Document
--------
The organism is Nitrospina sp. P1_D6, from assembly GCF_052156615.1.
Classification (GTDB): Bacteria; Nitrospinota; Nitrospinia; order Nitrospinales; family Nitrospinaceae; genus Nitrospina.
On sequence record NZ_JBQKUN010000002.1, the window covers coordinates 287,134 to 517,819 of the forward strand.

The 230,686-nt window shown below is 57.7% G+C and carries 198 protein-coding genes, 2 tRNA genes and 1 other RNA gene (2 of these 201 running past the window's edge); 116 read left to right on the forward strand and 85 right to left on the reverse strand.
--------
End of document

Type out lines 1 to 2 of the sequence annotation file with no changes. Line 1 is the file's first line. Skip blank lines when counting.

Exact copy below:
The organism is Nitrospina sp. P1_D6, from assembly GCF_052156615.1.
Classification (GTDB): Bacteria; Nitrospinota; Nitrospinia; order Nitrospinales; family Nitrospinaceae; genus Nitrospina.